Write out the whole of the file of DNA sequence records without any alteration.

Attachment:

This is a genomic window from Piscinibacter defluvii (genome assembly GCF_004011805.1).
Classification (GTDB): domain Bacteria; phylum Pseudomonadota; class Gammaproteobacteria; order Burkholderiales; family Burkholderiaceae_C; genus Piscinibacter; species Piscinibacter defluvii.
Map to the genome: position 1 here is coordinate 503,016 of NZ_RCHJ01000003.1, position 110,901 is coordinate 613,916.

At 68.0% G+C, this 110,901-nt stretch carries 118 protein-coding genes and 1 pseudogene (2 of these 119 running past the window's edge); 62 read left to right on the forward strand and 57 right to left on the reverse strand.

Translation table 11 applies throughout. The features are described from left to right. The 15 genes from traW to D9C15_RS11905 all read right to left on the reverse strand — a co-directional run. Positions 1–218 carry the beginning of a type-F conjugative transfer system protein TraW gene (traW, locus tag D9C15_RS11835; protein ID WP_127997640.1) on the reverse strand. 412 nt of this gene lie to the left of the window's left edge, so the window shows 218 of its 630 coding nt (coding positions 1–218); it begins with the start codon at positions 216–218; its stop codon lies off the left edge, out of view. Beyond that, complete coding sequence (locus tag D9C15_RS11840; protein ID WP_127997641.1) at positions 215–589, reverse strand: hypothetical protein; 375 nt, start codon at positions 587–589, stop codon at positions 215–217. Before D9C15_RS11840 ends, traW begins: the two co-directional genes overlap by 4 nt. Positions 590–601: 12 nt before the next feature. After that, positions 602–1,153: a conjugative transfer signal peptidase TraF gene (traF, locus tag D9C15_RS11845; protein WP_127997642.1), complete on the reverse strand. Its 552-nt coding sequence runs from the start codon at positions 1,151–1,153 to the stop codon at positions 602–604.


This is a genomic window from Piscinibacter defluvii (genome assembly GCF_004011805.1).
Classification (GTDB): domain Bacteria; phylum Pseudomonadota; class Gammaproteobacteria; order Burkholderiales; family Burkholderiaceae_C; genus Piscinibacter; species Piscinibacter defluvii.
Map to the genome: position 1 here is coordinate 503,016 of NZ_RCHJ01000003.1, position 110,901 is coordinate 613,916.

At 68.0% G+C, this 110,901-nt stretch carries 118 protein-coding genes and 1 pseudogene (2 of these 119 running past the window's edge); 62 read left to right on the forward strand and 57 right to left on the reverse strand.

Translation table 11 applies throughout. The features are described from left to right. The 15 genes from traW to D9C15_RS11905 all read right to left on the reverse strand — a co-directional run. Positions 1–218 carry the beginning of a type-F conjugative transfer system protein TraW gene (traW, locus tag D9C15_RS11835; protein ID WP_127997640.1) on the reverse strand. 412 nt of this gene lie to the left of the window's left edge, so the window shows 218 of its 630 coding nt (coding positions 1–218); it begins with the start codon at positions 216–218; its stop codon lies off the left edge, out of view. Beyond that, complete coding sequence (locus tag D9C15_RS11840; protein ID WP_127997641.1) at positions 215–589, reverse strand: hypothetical protein; 375 nt, start codon at positions 587–589, stop codon at positions 215–217. Before D9C15_RS11840 ends, traW begins: the two co-directional genes overlap by 4 nt. Positions 590–601: 12 nt before the next feature. After that, positions 602–1,153: a conjugative transfer signal peptidase TraF gene (traF, locus tag D9C15_RS11845; protein WP_127997642.1), complete on the reverse strand. Its 552-nt coding sequence runs from the start codon at positions 1,151–1,153 to the stop codon at positions 602–604.